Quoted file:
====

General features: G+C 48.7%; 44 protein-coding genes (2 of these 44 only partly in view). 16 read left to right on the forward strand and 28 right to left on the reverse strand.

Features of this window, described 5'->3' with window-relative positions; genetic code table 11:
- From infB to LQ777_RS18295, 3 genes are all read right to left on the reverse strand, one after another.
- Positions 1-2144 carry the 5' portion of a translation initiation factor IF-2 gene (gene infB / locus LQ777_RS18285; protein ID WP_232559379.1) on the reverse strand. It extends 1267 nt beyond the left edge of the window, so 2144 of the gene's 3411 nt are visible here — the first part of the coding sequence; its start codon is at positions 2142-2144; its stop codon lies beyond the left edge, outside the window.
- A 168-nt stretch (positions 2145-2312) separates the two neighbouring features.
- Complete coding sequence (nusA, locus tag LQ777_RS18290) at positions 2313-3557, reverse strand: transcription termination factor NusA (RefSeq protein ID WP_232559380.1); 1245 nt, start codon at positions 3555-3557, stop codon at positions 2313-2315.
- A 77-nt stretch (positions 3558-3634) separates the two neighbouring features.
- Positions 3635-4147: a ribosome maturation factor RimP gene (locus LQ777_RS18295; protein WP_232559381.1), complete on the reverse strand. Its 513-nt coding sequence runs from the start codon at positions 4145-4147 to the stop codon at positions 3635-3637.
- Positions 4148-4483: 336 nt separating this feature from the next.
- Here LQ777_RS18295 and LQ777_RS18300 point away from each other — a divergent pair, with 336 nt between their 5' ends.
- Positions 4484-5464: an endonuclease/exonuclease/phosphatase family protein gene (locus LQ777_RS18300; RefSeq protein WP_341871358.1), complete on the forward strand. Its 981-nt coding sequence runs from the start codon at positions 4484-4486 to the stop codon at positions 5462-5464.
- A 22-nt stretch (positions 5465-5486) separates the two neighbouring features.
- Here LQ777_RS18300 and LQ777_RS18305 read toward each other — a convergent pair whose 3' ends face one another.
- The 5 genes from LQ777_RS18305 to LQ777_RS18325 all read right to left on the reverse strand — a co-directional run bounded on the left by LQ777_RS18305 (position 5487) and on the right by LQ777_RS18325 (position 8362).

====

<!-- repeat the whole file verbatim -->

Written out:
General features: G+C 48.7%; 44 protein-coding genes (2 of these 44 only partly in view). 16 read left to right on the forward strand and 28 right to left on the reverse strand.

Features of this window, described 5'->3' with window-relative positions; genetic code table 11:
- From infB to LQ777_RS18295, 3 genes are all read right to left on the reverse strand, one after another.
- Positions 1-2144 carry the 5' portion of a translation initiation factor IF-2 gene (gene infB / locus LQ777_RS18285; protein ID WP_232559379.1) on the reverse strand. It extends 1267 nt beyond the left edge of the window, so 2144 of the gene's 3411 nt are visible here — the first part of the coding sequence; its start codon is at positions 2142-2144; its stop codon lies beyond the left edge, outside the window.
- A 168-nt stretch (positions 2145-2312) separates the two neighbouring features.
- Complete coding sequence (nusA, locus tag LQ777_RS18290) at positions 2313-3557, reverse strand: transcription termination factor NusA (RefSeq protein ID WP_232559380.1); 1245 nt, start codon at positions 3555-3557, stop codon at positions 2313-2315.
- A 77-nt stretch (positions 3558-3634) separates the two neighbouring features.
- Positions 3635-4147: a ribosome maturation factor RimP gene (locus LQ777_RS18295; protein WP_232559381.1), complete on the reverse strand. Its 513-nt coding sequence runs from the start codon at positions 4145-4147 to the stop codon at positions 3635-3637.
- Positions 4148-4483: 336 nt separating this feature from the next.
- Here LQ777_RS18295 and LQ777_RS18300 point away from each other — a divergent pair, with 336 nt between their 5' ends.
- Positions 4484-5464: an endonuclease/exonuclease/phosphatase family protein gene (locus LQ777_RS18300; RefSeq protein WP_341871358.1), complete on the forward strand. Its 981-nt coding sequence runs from the start codon at positions 4484-4486 to the stop codon at positions 5462-5464.
- A 22-nt stretch (positions 5465-5486) separates the two neighbouring features.
- Here LQ777_RS18300 and LQ777_RS18305 read toward each other — a convergent pair whose 3' ends face one another.
- The 5 genes from LQ777_RS18305 to LQ777_RS18325 all read right to left on the reverse strand — a co-directional run bounded on the left by LQ777_RS18305 (position 5487) and on the right by LQ777_RS18325 (position 8362).